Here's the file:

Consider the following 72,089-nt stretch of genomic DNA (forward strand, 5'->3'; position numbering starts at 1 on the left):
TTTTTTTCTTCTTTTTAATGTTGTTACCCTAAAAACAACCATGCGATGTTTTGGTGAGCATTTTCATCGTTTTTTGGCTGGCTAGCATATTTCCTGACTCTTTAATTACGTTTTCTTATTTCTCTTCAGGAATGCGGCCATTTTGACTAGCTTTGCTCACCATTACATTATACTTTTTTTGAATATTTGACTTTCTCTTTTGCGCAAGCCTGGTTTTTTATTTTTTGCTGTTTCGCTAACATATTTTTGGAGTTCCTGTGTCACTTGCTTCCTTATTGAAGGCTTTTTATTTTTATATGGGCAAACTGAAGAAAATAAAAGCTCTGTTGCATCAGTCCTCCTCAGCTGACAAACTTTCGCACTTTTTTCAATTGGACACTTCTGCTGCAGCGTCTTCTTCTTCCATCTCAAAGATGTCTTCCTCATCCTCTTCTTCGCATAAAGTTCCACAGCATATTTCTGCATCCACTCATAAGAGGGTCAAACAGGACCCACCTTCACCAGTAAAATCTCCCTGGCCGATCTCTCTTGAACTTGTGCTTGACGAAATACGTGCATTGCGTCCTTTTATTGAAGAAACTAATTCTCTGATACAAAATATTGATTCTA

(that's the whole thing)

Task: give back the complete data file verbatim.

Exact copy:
Consider the following 72,089-nt stretch of genomic DNA (forward strand, 5'->3'; position numbering starts at 1 on the left):
TTTTTTTCTTCTTTTTAATGTTGTTACCCTAAAAACAACCATGCGATGTTTTGGTGAGCATTTTCATCGTTTTTTGGCTGGCTAGCATATTTCCTGACTCTTTAATTACGTTTTCTTATTTCTCTTCAGGAATGCGGCCATTTTGACTAGCTTTGCTCACCATTACATTATACTTTTTTTGAATATTTGACTTTCTCTTTTGCGCAAGCCTGGTTTTTTATTTTTTGCTGTTTCGCTAACATATTTTTGGAGTTCCTGTGTCACTTGCTTCCTTATTGAAGGCTTTTTATTTTTATATGGGCAAACTGAAGAAAATAAAAGCTCTGTTGCATCAGTCCTCCTCAGCTGACAAACTTTCGCACTTTTTTCAATTGGACACTTCTGCTGCAGCGTCTTCTTCTTCCATCTCAAAGATGTCTTCCTCATCCTCTTCTTCGCATAAAGTTCCACAGCATATTTCTGCATCCACTCATAAGAGGGTCAAACAGGACCCACCTTCACCAGTAAAATCTCCCTGGCCGATCTCTCTTGAACTTGTGCTTGACGAAATACGTGCATTGCGTCCTTTTATTGAAGAAACTAATTCTCTGATACAAAATATTGATTCTA